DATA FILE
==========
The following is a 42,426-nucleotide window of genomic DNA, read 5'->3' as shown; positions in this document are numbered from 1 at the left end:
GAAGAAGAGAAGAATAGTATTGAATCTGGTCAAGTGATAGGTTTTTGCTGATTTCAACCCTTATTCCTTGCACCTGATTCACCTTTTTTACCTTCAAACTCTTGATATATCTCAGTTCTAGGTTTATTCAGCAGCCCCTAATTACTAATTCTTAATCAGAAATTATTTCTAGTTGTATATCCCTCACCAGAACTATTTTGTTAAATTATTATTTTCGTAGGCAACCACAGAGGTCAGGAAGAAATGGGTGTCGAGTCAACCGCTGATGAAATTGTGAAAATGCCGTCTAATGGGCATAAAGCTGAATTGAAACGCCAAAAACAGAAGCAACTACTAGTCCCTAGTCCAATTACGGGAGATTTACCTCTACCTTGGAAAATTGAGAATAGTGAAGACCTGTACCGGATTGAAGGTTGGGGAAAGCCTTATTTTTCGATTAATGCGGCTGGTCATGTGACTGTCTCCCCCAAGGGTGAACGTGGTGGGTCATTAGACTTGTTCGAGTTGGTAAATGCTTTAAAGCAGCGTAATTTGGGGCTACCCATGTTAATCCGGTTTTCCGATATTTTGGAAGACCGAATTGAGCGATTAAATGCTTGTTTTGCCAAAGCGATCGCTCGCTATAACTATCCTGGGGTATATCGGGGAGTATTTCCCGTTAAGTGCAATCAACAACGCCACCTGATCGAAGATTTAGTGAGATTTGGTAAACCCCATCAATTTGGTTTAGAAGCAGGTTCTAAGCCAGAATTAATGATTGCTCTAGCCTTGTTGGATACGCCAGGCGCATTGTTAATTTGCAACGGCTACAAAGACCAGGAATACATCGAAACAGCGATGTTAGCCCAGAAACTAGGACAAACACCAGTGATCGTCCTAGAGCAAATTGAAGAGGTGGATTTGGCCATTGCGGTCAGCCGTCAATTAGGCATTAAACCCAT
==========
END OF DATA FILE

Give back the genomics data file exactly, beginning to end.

The following is a 42,426-nucleotide window of genomic DNA, read 5'->3' as shown; positions in this document are numbered from 1 at the left end:
GAAGAAGAGAAGAATAGTATTGAATCTGGTCAAGTGATAGGTTTTTGCTGATTTCAACCCTTATTCCTTGCACCTGATTCACCTTTTTTACCTTCAAACTCTTGATATATCTCAGTTCTAGGTTTATTCAGCAGCCCCTAATTACTAATTCTTAATCAGAAATTATTTCTAGTTGTATATCCCTCACCAGAACTATTTTGTTAAATTATTATTTTCGTAGGCAACCACAGAGGTCAGGAAGAAATGGGTGTCGAGTCAACCGCTGATGAAATTGTGAAAATGCCGTCTAATGGGCATAAAGCTGAATTGAAACGCCAAAAACAGAAGCAACTACTAGTCCCTAGTCCAATTACGGGAGATTTACCTCTACCTTGGAAAATTGAGAATAGTGAAGACCTGTACCGGATTGAAGGTTGGGGAAAGCCTTATTTTTCGATTAATGCGGCTGGTCATGTGACTGTCTCCCCCAAGGGTGAACGTGGTGGGTCATTAGACTTGTTCGAGTTGGTAAATGCTTTAAAGCAGCGTAATTTGGGGCTACCCATGTTAATCCGGTTTTCCGATATTTTGGAAGACCGAATTGAGCGATTAAATGCTTGTTTTGCCAAAGCGATCGCTCGCTATAACTATCCTGGGGTATATCGGGGAGTATTTCCCGTTAAGTGCAATCAACAACGCCACCTGATCGAAGATTTAGTGAGATTTGGTAAACCCCATCAATTTGGTTTAGAAGCAGGTTCTAAGCCAGAATTAATGATTGCTCTAGCCTTGTTGGATACGCCAGGCGCATTGTTAATTTGCAACGGCTACAAAGACCAGGAATACATCGAAACAGCGATGTTAGCCCAGAAACTAGGACAAACACCAGTGATCGTCCTAGAGCAAATTGAAGAGGTGGATTTGGCCATTGCGGTCAGCCGTCAATTAGGCATTAAACCCAT